All Lives Matter is a deflection born of arrogance, fear, guilt, and hatred. It is used by white people, along with misguided negroes, to deny black people a platform to voice their grievances, inspire people to action, and to focus their efforts and enact change, both within their community and beyond.

Offended whites immediately use the counter, “All Lives Matter,” as though “Black Lives Matter,” is an either/or proclamation. The utterance of All Lives Matter is white people code for, I’m uncomfortable with blacks getting singular attention for anything and this BLM Movement, will somehow infringe upon my privilege and/or status quo.

More than a few white people are so obtusely ignorant of their privilege, and what that really means, that they flaunt it unapologetically with impudence and insult. I’ve often used the following analogy that when white people rally against breast cancer to bring attention to how devastating a disease it is, other white people don’t come out and say, “All Cancer Matters.” The takeaway is that the Susan Komen Foundation is not dissing the American Lung Association, lung cancer in itself, leukemia, or any other form of cancer, but shining a spotlight on a specific form of cancer which needs to be focused on.

To speak directly to the white people angry or otherwise offended by Black Lives Matter, if in fact All Lives Matter, shouldn’t you be just as angry as the BLM protestors? It would stand to reason that these people would be outspoken about the atrocities which sparked the protests, and would assemble and call for action as well. Yet, we haven’t seen that be any sort of discussion and/or call to action from them.

So, instead of speaking out against and/or taking action, their focus is to deride, demonize and derail those who are. It becomes increasingly apparent that somehow the notion of black lives receiving attention of this scale is a threat to them. My grandmother used to say, “A hurt dog will holler.” Applying that expression to the reactions of many whites to BLM, reveals blatant bias towards black people, which they will in turn staunchly deny with asinine excuses, back pedaling and hollow platitudes such as: “I don’t see color, we all bleed red and of course, All Lives Matter.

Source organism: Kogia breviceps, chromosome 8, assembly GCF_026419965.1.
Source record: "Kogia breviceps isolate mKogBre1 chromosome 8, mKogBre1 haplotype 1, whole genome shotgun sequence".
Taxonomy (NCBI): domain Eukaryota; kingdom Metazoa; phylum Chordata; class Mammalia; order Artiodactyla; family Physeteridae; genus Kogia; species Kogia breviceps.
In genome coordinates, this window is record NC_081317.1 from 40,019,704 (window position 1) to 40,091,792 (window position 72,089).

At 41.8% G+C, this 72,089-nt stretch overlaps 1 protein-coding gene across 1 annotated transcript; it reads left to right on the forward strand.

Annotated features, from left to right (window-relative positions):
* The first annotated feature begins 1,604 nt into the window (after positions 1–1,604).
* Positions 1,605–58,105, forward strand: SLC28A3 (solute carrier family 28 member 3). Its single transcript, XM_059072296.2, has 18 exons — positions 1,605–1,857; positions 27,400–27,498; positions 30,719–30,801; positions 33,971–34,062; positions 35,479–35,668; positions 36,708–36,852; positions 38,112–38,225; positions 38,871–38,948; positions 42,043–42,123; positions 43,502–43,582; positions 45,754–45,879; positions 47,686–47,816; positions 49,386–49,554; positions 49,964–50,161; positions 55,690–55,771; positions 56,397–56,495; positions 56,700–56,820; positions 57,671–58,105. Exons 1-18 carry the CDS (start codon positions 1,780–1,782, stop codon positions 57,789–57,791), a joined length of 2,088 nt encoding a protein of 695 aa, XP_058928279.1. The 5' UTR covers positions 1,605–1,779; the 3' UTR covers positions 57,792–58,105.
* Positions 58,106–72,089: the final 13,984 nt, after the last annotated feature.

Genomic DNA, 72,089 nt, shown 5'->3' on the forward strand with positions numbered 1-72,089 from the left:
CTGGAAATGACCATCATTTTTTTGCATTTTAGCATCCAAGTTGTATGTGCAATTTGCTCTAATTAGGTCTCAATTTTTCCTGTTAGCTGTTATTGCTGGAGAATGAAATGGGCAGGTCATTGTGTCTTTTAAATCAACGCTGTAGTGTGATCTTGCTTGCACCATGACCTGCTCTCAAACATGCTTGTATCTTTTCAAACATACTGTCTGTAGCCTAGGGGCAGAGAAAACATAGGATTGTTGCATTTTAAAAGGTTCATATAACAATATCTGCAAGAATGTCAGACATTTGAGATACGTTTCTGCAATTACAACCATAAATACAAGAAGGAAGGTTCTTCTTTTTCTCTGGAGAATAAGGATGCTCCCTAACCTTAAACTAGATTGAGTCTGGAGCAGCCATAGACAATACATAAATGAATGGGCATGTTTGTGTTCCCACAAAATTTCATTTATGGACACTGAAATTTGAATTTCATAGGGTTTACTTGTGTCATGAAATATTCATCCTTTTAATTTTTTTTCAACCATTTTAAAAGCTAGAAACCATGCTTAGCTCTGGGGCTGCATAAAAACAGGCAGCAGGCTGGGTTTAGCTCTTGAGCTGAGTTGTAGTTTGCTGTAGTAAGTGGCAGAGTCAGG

To black people who hear this, it’s the same as saying, “Black people don’t matter unless we matter.” Well, given this country’s history where the treatment of black people is concerned, when have we truly ever mattered to white people?

The very nature of Black Lives Matter is to draw attention to the value of the lives of black people which have been largely marginalized, devalued and otherwise completely disregarded. We are seen as inferior at the least, and completely worthless at most.

Yet, any time we focus on ourselves, white people suddenly want to be included in a narrative which they had absolutely no interest in before and isn’t focused on them. It’s as though the value of black lives cannot stand on their own merit, without acknowledgement of others. Many white people have been extremely vocal since the Black Lives Matter Movement was created, and have been in conflict and opposition of it for no other reason than because it pertains to black people.

The right wing media instantly villifies Black Lives Matter as a violent, devisive organization, which hates white people, and refuses to acknowledge it as a concept, while further diminishing it with a counter of “All Lives Matter.” Those white people who do acknowledge it as a concept will argue that, it’s a devisive affirmation and simply adding the word “too” at the end would make it better. Better for whom? Black people, after suffering and struggling for centuries at the hands of institutionalized racism and being persecuted by whites, don’t owe White America any consolation and/or comfort. In fact, we don’t want them to be comfortable, because their comfort has historically come at our expense and has resulted in dire consequences.